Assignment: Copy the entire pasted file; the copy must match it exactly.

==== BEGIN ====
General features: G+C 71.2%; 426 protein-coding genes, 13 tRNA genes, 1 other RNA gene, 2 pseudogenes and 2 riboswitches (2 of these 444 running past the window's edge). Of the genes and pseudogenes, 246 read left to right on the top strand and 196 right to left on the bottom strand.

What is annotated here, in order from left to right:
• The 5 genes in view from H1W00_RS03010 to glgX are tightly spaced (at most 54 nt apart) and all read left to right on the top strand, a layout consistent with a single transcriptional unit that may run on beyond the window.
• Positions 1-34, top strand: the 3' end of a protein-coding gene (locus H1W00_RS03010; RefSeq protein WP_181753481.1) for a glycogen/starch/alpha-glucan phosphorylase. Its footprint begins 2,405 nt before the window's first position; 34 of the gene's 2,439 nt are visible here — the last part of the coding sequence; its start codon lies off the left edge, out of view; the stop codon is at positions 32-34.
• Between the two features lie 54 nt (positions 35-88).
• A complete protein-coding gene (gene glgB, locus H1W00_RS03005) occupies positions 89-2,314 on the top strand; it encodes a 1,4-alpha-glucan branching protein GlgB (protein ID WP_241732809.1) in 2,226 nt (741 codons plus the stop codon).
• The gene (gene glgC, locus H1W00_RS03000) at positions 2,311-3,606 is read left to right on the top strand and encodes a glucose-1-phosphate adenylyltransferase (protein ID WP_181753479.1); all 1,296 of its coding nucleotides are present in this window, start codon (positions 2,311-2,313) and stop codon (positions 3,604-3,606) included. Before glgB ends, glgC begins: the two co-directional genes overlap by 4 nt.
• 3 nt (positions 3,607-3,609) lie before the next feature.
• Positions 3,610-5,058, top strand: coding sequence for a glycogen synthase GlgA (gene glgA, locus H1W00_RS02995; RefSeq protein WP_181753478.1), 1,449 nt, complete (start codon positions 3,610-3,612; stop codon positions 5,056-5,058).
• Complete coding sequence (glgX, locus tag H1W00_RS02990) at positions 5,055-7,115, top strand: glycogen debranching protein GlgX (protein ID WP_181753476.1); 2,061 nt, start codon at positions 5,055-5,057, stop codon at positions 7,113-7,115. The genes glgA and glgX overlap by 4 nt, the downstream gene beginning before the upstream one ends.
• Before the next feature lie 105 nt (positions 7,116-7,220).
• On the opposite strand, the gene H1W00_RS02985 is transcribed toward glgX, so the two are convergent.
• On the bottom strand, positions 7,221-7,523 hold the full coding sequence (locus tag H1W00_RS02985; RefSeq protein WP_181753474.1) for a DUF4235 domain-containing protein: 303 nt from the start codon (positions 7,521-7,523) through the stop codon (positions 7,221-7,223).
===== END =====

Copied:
General features: G+C 71.2%; 426 protein-coding genes, 13 tRNA genes, 1 other RNA gene, 2 pseudogenes and 2 riboswitches (2 of these 444 running past the window's edge). Of the genes and pseudogenes, 246 read left to right on the top strand and 196 right to left on the bottom strand.

What is annotated here, in order from left to right:
• The 5 genes in view from H1W00_RS03010 to glgX are tightly spaced (at most 54 nt apart) and all read left to right on the top strand, a layout consistent with a single transcriptional unit that may run on beyond the window.
• Positions 1-34, top strand: the 3' end of a protein-coding gene (locus H1W00_RS03010; RefSeq protein WP_181753481.1) for a glycogen/starch/alpha-glucan phosphorylase. Its footprint begins 2,405 nt before the window's first position; 34 of the gene's 2,439 nt are visible here — the last part of the coding sequence; its start codon lies off the left edge, out of view; the stop codon is at positions 32-34.
• Between the two features lie 54 nt (positions 35-88).
• A complete protein-coding gene (gene glgB, locus H1W00_RS03005) occupies positions 89-2,314 on the top strand; it encodes a 1,4-alpha-glucan branching protein GlgB (protein ID WP_241732809.1) in 2,226 nt (741 codons plus the stop codon).
• The gene (gene glgC, locus H1W00_RS03000) at positions 2,311-3,606 is read left to right on the top strand and encodes a glucose-1-phosphate adenylyltransferase (protein ID WP_181753479.1); all 1,296 of its coding nucleotides are present in this window, start codon (positions 2,311-2,313) and stop codon (positions 3,604-3,606) included. Before glgB ends, glgC begins: the two co-directional genes overlap by 4 nt.
• 3 nt (positions 3,607-3,609) lie before the next feature.
• Positions 3,610-5,058, top strand: coding sequence for a glycogen synthase GlgA (gene glgA, locus H1W00_RS02995; RefSeq protein WP_181753478.1), 1,449 nt, complete (start codon positions 3,610-3,612; stop codon positions 5,056-5,058).
• Complete coding sequence (glgX, locus tag H1W00_RS02990) at positions 5,055-7,115, top strand: glycogen debranching protein GlgX (protein ID WP_181753476.1); 2,061 nt, start codon at positions 5,055-5,057, stop codon at positions 7,113-7,115. The genes glgA and glgX overlap by 4 nt, the downstream gene beginning before the upstream one ends.
• Before the next feature lie 105 nt (positions 7,116-7,220).
• On the opposite strand, the gene H1W00_RS02985 is transcribed toward glgX, so the two are convergent.
• On the bottom strand, positions 7,221-7,523 hold the full coding sequence (locus tag H1W00_RS02985; RefSeq protein WP_181753474.1) for a DUF4235 domain-containing protein: 303 nt from the start codon (positions 7,521-7,523) through the stop codon (positions 7,221-7,223).